New water cycle on Mars discovered


** New water cycle on Mars discovered

Millions of years ago, Mars may have looked like this with an ocean covering part of its surface. Credit: NASA / GSFC

About two to two years in the summer, in the southern hemisphere, a window opens: at this time, water vapor can efficiently rise from the lower to the upper Martian atmosphere. There, the winds carry the rare gas to the north pole. While part of the water vapor decides and escapes into space, the rest sinks back down at the poles. The researchers at the Moscow Institute of Physics and Technology and the Max Plankk Institute for Solar System System Research (MPs) in Germany describe the unusual cycle water cycle of a current issue. Geophysical Research Letter. Their computer simulations show how water vapor overcomes the cold air barriers in the middle of Mars and reaches higher atmospheric layers. This may explain why Mars, unlike ground, has lost most of its water.

Billions of years ago, Mars was a planet rich in water with rivers, and even an ocean. Since then, our neighboring planet has changed dramatically. Today, only small amounts of frozen water exist in the earth; In the atmosphere, water vapor only occurs in traces. All in all, the planet could lose at least 80 percent of its original water. In the upper atmosphere of the sun, ultraviolet radiation of the sun splits water molecules into hydrogen (H) and hydroxyl radicals (OH). The hydrogen escaped from there irregularly. Measurements by spot probes and space telescopes show that even today, water is still lost in this way. But how is this possible? The middle atmosphere layer of Mars, like Earth's trappings, should actually keep the rising gas. After this, this area is usually so cold that water vapor would turn to ice. How does the Martian water vapor reach the upper air layers?

In their current simulations, Russian and German researchers find a previously unknown mechanism reminiscent of a type of pump. Their model comprehensively describes the entire gas flow around Mars from the surface to a height of 160 kilometers. The calculations show that normally freezing medium is permeable to water vapor twice a day – just in a certain place, and at a certain time of year.

** New water cycle on Mars discovered

Vertical distribution of water vapor on Mars in the course of a March year, shown at 3:00 local time. Only in the summer on the southern hemisphere can water vapor reach higher atmospheric layers. Credit: GPL, Shaposhnikov et al.: Seasonal "Water" Pump in the Atmosphere of Mars: Vertical Transport to the Thermosphere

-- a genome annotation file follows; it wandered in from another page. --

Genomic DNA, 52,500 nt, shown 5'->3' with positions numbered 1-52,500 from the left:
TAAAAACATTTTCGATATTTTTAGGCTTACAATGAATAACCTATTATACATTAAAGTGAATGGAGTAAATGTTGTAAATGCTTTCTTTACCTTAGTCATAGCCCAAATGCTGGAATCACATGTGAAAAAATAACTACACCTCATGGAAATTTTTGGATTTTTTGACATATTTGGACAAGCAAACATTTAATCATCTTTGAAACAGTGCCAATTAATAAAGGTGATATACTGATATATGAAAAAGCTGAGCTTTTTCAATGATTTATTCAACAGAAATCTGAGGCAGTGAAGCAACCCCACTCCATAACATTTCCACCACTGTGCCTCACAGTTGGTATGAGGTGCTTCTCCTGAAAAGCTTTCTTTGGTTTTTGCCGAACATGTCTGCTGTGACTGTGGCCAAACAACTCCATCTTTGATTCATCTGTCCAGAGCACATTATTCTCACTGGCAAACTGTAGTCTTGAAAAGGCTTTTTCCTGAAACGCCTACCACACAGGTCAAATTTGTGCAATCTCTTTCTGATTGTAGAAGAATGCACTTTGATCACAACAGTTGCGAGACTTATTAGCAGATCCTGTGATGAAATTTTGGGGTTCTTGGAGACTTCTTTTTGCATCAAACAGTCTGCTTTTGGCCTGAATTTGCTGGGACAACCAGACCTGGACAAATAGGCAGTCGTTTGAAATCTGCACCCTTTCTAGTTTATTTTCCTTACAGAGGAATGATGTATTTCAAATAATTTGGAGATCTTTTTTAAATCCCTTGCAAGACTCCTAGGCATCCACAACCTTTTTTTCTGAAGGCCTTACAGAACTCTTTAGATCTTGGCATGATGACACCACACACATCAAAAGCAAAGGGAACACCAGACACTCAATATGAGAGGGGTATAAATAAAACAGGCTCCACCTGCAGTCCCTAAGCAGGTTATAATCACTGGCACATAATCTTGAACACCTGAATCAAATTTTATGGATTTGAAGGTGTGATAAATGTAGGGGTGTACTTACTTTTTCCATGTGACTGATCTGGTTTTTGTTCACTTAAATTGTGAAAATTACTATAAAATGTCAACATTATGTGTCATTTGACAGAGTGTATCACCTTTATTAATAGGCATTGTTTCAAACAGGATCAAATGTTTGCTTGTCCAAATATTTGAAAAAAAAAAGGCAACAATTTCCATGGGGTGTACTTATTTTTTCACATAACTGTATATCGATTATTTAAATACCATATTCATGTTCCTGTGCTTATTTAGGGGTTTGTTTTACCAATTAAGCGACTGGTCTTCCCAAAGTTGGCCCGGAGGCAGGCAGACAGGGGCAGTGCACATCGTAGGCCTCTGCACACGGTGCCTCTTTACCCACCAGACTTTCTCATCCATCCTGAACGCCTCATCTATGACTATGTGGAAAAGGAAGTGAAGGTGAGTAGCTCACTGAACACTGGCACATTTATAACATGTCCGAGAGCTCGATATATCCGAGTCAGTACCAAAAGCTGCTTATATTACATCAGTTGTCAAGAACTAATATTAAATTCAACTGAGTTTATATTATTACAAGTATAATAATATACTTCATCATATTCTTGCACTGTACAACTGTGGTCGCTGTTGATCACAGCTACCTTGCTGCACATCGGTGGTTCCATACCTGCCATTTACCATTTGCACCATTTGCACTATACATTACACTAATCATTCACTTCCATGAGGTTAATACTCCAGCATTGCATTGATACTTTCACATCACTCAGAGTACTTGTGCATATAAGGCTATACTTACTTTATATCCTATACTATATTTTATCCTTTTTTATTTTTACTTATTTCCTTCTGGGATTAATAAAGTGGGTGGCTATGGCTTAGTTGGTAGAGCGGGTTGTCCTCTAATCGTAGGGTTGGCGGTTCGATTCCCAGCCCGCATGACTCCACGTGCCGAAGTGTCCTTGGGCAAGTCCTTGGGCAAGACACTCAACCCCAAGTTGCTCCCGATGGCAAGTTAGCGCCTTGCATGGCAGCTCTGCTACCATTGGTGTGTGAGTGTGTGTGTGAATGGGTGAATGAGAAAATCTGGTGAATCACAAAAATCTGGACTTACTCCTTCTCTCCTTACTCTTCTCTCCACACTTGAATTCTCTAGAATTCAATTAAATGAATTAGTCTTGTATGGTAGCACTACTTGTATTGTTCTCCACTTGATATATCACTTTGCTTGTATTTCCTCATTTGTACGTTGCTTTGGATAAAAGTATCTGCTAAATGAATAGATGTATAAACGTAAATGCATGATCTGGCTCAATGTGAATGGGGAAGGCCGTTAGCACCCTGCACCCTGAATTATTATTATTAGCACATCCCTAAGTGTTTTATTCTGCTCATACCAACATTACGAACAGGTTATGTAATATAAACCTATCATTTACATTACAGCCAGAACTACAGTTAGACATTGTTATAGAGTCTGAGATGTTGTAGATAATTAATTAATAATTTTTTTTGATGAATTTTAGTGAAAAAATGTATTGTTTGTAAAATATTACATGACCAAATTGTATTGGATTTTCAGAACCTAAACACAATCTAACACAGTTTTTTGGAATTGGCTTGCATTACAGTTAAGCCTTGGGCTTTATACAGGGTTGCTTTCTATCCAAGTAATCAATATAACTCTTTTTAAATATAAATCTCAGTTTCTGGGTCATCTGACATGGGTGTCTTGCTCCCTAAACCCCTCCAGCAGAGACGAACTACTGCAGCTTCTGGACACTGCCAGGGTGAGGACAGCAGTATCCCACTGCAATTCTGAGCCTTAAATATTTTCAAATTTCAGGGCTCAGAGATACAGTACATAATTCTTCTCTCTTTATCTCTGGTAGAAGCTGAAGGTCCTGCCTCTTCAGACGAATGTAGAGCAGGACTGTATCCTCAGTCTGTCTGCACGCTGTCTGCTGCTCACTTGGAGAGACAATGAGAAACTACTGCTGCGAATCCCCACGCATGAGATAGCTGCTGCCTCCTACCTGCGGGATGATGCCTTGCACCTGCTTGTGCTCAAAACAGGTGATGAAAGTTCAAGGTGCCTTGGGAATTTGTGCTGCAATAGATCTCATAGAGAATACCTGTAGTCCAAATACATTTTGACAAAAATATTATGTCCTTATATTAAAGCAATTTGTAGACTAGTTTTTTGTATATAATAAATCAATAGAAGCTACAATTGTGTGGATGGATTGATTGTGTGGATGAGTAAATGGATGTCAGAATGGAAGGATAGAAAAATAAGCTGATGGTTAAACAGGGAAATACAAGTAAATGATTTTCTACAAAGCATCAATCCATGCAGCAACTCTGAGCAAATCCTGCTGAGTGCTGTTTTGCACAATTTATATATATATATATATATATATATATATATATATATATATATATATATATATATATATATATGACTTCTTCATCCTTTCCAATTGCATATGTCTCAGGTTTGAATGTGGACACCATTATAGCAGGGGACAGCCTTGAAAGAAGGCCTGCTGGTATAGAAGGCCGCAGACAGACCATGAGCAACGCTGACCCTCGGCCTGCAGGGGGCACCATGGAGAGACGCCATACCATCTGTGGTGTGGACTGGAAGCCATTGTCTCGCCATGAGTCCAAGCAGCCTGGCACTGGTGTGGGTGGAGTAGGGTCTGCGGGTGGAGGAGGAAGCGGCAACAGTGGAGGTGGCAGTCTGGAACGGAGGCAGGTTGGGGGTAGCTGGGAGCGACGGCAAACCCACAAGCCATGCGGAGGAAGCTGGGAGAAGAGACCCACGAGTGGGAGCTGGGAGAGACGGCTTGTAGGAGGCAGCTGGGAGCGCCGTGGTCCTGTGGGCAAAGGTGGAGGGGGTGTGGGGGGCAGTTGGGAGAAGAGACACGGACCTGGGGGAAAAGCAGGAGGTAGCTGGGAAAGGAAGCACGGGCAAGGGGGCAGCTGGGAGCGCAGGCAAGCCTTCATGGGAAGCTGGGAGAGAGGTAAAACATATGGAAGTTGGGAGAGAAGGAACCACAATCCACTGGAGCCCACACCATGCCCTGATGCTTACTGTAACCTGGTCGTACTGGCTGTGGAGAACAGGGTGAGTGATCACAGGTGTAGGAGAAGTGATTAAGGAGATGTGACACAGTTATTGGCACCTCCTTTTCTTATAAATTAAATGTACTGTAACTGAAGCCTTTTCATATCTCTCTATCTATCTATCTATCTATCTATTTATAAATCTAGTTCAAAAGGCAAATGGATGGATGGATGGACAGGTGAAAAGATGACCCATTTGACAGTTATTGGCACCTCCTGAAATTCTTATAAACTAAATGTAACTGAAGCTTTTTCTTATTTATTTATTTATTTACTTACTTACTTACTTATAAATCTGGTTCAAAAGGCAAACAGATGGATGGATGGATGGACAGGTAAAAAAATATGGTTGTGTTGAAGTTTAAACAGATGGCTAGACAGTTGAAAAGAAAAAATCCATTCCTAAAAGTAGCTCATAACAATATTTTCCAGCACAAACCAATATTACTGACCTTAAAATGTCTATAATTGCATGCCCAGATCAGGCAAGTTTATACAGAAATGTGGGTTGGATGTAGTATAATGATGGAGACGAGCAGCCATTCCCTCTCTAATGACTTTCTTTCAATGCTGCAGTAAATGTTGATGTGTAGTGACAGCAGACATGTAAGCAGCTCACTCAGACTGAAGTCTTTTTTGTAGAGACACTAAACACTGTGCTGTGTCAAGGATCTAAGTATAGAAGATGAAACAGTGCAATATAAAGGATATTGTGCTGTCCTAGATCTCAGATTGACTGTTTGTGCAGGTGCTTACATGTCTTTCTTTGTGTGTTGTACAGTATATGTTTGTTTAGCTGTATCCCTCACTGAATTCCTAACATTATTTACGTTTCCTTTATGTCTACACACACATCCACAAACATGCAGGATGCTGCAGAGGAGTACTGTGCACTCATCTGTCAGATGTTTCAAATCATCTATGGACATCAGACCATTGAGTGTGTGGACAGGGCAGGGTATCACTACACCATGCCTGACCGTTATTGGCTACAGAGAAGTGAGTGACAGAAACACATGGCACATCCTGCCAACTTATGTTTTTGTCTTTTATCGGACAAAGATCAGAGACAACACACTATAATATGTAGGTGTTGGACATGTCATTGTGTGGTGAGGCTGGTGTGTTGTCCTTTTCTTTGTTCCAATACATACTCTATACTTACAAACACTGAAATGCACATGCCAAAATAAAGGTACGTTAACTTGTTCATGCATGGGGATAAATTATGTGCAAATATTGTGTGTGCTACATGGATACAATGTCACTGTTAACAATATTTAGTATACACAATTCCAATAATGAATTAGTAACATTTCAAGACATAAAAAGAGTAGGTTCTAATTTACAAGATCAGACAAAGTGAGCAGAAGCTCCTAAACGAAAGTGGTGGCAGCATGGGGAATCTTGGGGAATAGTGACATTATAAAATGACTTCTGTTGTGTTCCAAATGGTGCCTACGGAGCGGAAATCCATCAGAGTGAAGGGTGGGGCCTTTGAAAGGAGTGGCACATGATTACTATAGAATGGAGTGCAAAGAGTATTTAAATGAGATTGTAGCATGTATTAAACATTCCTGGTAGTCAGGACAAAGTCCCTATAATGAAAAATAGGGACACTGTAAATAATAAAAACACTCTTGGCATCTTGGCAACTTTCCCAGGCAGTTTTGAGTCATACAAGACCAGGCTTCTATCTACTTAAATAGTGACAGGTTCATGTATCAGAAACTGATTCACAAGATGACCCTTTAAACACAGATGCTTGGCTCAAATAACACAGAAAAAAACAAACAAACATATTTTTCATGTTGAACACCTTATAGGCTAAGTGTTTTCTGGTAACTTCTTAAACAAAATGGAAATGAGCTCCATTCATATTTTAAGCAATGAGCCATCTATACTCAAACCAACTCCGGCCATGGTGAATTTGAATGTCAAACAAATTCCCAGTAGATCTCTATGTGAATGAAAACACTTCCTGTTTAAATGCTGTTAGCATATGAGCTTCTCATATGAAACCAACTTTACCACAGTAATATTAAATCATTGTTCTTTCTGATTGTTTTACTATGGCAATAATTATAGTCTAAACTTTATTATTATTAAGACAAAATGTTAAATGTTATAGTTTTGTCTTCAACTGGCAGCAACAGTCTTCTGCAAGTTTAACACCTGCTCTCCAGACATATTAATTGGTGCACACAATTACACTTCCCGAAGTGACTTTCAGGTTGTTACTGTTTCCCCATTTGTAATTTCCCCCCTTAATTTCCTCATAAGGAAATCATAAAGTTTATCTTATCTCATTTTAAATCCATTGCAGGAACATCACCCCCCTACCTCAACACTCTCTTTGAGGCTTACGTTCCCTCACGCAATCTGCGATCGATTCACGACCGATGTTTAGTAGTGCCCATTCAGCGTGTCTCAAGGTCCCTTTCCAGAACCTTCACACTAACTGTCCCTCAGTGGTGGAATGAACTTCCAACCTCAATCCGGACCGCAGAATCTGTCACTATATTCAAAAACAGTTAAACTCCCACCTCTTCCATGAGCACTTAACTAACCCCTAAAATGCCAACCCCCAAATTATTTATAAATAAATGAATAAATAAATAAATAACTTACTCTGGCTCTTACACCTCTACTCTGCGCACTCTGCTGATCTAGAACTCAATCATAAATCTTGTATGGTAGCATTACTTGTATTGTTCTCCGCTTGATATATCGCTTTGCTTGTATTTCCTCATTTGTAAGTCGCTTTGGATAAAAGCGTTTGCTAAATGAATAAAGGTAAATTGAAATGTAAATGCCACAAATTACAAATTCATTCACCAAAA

The orbit of Mars plays a role in this. Its way around the sun, which lasts about two years, is much more elliptical than that of our planet. At the point closest to the sun (which roughly coincides with the summer of the southern hemisphere), Mars is approximately 42 million kilometers closer to the sun than in its furthest point. Summer in the southern hemisphere is therefore noticeably warmer than summer in the northern hemisphere.

"When it is summer in the southern hemisphere, in certain times of the day, water vapor can rise locally with warm air masses to achieve the upper atmosphere," says Paul Hartog of MPs, summarizing the results of the new study. In the upper atmospheric layers, air flows along the longitude to the northern pole, where it cools and sinks again. However, part of the water vapor escaping cycle: under the influence of solar radiation, water molecules disintegrate and hydrogen escapes into place.

Another Martian peculiarity can fortify this unusual hydraulic cycle: huge dust storm that spans the entire planet and repeatedly frosts at intervals of several years. The last such storms occurred in 2018 and 2007 and are comprehensively documented by space probes orbiting Mars. "The amount of dust swirling through the atmosphere in such a storm facilitates the transfer of water vapor into high air layers," said MPs Medvedev.

** New water cycle on Mars discovered

Time and again, Martian dust strangles the entire planet, as here in June 2018. The image was taken by the NASA's Rover Curiosity. Storms of this kind can facilitate the transfer of water in the upper atmosphere of Mars. Credit: NASA

The researchers calculated that during the 2007 dust storm, twice as much water vapor reached the upper atmosphere as during a radiant summer in the southern hemisphere. As the dust particles absorb sunlight and heat up, the entire ambient temperature reaches up to 30 degrees. "Our model shows with unprecedented accuracy that dust in the atmosphere affects the microphilic processes involved in ice-water transformation in water vapor," Dmitry Shaphnikovich of Moscow Institute of Physics and Technology, first author of the new study, explains.

"Apparently, the Martian atmosphere is more permeable to water vapor than that of the Earth," Hartog said. "The new ever-growing water cycle found to massively mass" improves water loss. "

Dust storms linked to gas escape from Martian atmosphere

More information:
Dmitry Shaposhnikov et al. Seasonal water pump "Mars": vertical transfer to the thermosphere, Geophysical Research Letter (2019). Du: 10.1029 / 2019 gl 0882839

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The Max Planck Society

New Water Cycle on Mars Discovered (2019, May 10)
Retrieved May 10, 2019

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